Nihal Koshie tracks down Mohammad Ashraful running a Chinese eatery, as the poster-boy of Bangladesh cricket picks up the pieces of a career that went rogue as he slipped down the slopes of match-fixing
Rankin Street in Old Dhaka is not the easiest to locate for an outsider and even more daunting if you don’t speak the local language. It is one among a series of inter-connected alleys, one not too dissimilar from its parallel next. If you can’t read Bengali, the signboards are pretty much useless. You can get lost and giddy in this maze of poorly-lit alleyways.
The address looks fairly simple: Schezwan Garden, 1/1, Rankin Street, Wari. Should be easy to spot, given the snail’s pace at which you move through evening traffic from Mirpur to Dhaka to reach the periphery of the Bangabandhu Stadium. Or so you believe. The address is lost in pronunciation.
A man on the street, another at the tea stall and the entire pack of rickshawalas can’t pick up my accent. I fail to understand theirs and none of the directions they try to give me as their patience begins to wear thin.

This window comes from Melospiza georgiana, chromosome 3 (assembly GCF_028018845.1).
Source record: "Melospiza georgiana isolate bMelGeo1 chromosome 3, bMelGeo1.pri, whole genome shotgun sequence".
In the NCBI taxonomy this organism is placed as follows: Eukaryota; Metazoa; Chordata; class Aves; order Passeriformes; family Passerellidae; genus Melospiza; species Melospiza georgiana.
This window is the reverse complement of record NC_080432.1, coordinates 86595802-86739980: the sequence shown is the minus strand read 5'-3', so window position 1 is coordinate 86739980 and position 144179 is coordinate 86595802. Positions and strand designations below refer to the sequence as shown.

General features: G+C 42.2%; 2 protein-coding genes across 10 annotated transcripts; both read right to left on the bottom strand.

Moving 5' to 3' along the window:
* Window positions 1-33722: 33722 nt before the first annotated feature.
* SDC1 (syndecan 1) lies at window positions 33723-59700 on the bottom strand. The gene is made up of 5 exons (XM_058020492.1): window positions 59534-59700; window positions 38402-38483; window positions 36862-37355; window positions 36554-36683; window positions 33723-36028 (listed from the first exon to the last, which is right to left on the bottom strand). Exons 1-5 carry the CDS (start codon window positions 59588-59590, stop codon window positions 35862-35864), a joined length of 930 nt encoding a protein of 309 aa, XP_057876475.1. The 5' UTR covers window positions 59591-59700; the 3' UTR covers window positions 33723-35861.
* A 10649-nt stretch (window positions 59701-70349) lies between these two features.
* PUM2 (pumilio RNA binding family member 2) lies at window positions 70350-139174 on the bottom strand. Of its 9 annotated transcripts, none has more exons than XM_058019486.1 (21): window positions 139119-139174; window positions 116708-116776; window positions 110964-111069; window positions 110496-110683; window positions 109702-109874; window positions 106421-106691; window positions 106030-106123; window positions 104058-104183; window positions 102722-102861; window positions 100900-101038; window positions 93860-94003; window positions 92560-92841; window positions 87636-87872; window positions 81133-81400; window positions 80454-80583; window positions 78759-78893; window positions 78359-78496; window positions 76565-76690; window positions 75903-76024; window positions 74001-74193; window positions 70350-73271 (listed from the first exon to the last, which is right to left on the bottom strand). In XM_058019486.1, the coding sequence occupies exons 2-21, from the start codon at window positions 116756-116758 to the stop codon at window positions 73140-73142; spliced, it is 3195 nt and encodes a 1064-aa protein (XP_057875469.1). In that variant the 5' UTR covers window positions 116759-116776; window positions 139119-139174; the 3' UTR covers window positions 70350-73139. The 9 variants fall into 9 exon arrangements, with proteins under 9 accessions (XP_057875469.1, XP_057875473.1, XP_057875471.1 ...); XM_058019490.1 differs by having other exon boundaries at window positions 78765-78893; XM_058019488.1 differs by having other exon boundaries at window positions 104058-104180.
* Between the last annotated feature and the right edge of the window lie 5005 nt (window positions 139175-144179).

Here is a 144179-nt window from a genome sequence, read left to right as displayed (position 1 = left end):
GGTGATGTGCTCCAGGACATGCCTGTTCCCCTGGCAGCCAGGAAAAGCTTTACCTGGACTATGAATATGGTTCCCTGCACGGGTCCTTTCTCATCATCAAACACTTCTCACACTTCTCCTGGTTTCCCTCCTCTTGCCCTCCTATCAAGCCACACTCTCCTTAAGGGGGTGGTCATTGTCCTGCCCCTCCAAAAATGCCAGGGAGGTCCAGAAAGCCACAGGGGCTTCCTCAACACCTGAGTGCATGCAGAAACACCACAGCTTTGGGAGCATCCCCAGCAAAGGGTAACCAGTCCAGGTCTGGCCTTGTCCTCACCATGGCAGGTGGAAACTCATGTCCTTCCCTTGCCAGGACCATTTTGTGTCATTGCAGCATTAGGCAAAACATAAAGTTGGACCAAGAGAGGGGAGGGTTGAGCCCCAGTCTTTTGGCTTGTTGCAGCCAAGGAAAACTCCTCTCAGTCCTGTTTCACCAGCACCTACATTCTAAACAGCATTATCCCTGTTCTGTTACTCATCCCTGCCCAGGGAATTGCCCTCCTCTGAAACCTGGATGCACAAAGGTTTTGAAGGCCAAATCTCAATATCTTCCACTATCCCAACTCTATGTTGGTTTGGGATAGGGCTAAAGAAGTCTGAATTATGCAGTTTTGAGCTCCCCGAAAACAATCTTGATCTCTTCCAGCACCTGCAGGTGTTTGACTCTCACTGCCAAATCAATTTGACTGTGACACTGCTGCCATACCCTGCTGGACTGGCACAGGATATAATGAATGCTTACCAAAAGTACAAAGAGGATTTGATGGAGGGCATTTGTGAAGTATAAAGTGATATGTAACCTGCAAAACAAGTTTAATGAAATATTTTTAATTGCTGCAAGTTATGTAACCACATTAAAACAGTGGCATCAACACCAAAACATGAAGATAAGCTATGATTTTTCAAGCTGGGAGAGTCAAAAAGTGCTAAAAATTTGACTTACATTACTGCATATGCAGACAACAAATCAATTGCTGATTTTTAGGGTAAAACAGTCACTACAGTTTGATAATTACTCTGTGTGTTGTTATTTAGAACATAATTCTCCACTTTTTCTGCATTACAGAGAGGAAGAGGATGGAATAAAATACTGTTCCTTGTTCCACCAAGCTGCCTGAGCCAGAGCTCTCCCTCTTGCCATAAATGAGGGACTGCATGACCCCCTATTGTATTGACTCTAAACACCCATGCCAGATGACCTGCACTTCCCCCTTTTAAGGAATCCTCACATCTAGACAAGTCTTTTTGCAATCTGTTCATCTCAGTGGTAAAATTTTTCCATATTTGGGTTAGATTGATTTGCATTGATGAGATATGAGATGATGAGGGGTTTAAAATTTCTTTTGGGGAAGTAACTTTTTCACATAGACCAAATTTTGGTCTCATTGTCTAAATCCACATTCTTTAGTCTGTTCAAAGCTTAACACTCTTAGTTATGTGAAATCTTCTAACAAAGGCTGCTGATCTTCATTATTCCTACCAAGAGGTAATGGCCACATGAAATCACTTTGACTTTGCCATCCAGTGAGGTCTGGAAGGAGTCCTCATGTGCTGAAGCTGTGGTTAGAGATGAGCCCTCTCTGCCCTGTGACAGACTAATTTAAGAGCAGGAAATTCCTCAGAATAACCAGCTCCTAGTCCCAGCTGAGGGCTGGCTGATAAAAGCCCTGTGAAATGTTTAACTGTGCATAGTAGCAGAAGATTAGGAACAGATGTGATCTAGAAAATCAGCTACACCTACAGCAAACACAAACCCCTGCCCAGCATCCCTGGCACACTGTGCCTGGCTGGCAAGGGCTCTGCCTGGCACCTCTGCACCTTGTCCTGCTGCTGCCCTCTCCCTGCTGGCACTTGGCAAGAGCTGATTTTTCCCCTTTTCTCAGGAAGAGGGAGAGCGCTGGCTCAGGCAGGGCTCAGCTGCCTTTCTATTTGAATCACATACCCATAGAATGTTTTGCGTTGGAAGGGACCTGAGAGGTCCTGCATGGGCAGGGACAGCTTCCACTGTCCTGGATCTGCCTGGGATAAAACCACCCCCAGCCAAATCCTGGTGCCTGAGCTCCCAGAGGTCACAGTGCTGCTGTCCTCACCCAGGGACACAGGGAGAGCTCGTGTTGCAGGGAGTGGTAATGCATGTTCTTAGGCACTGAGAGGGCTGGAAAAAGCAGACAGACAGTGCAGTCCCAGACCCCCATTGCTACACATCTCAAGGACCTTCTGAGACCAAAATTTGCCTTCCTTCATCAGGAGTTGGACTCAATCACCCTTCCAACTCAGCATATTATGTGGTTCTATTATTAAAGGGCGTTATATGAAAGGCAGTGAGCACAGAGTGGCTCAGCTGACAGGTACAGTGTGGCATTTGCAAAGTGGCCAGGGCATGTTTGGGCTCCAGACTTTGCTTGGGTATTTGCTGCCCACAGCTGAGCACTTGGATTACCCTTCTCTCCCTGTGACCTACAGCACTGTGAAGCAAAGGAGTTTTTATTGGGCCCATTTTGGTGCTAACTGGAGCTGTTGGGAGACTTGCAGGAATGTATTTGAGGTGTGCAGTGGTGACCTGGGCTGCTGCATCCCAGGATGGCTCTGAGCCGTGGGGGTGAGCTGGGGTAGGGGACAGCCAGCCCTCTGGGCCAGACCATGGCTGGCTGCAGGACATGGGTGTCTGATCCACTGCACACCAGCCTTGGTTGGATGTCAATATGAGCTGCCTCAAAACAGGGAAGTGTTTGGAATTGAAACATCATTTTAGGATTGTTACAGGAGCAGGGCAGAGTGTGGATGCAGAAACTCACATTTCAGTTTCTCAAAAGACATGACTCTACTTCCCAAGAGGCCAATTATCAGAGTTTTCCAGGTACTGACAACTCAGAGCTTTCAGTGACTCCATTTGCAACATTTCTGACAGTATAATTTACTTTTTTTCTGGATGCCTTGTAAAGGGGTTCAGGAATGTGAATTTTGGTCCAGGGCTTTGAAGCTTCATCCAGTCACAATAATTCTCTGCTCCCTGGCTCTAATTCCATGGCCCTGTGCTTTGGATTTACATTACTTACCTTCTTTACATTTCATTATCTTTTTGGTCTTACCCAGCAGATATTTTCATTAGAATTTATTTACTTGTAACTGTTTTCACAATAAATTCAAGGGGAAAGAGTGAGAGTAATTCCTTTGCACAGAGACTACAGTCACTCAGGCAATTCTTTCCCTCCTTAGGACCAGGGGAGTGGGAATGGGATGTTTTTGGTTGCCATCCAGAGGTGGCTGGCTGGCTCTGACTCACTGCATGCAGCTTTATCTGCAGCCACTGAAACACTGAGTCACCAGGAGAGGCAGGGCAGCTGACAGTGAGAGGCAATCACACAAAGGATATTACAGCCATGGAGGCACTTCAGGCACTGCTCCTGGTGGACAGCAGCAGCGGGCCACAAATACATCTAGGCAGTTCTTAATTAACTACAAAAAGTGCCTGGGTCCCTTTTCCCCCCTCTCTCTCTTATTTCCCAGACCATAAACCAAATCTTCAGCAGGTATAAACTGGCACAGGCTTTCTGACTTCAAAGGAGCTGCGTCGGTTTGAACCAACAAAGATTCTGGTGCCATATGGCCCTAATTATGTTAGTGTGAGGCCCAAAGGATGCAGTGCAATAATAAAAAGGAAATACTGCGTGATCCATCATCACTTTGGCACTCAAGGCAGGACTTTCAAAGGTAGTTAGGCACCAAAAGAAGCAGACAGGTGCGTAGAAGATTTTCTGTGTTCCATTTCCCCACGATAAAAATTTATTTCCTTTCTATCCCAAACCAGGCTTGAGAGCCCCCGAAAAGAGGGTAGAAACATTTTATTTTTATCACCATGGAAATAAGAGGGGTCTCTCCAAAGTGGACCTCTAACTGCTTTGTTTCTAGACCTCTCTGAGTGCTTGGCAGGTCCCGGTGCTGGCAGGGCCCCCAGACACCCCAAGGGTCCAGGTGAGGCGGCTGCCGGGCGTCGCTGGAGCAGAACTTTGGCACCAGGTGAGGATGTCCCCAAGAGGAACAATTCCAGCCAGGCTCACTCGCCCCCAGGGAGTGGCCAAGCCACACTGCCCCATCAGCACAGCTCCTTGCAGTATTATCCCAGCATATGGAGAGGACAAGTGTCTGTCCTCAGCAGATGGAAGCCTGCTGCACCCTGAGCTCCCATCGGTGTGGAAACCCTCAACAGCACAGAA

I call the owner of the Chinese restaurant. The appointment’s for 6:30 pm, it’s already 7, and there is an overwhelming sense of being lost. “Don’t go by the address. Just tell a Bangladesh person you want to go to the Ashraful restaurant,” the voice on the line says.
The man on the scooter, scowling a few minutes ago, breaks into a smile. “Ashraful restaurant? Why didn’t you tell me earlier? I will take you there,” he offers congenially, pointing to his two-wheeler.
Schezwan Garden seems a popular joint. Business is just picking up on a Monday evening. The flat television on the first floor is beaming images of the toss before the World T20 match between Sri Lanka and The Netherlands. Mohammad Ashraful is on a couch in one dimly lit corner with one eye on the game while talking on the phone.
Since being asked by the Bangladesh Cricket Board ‘to stay away from any form of cricket’ after admitting to alleged ‘match-fixing and spot-fixing’ in the second edition of the Bangladesh Premier League, Ashraful is at this restaurant every other evening. He trains four times a week in Gulshan, is part of a morning radio show and appears on a panel of experts for television on the eve of Bangladesh games.
“I keep myself busy these …continued »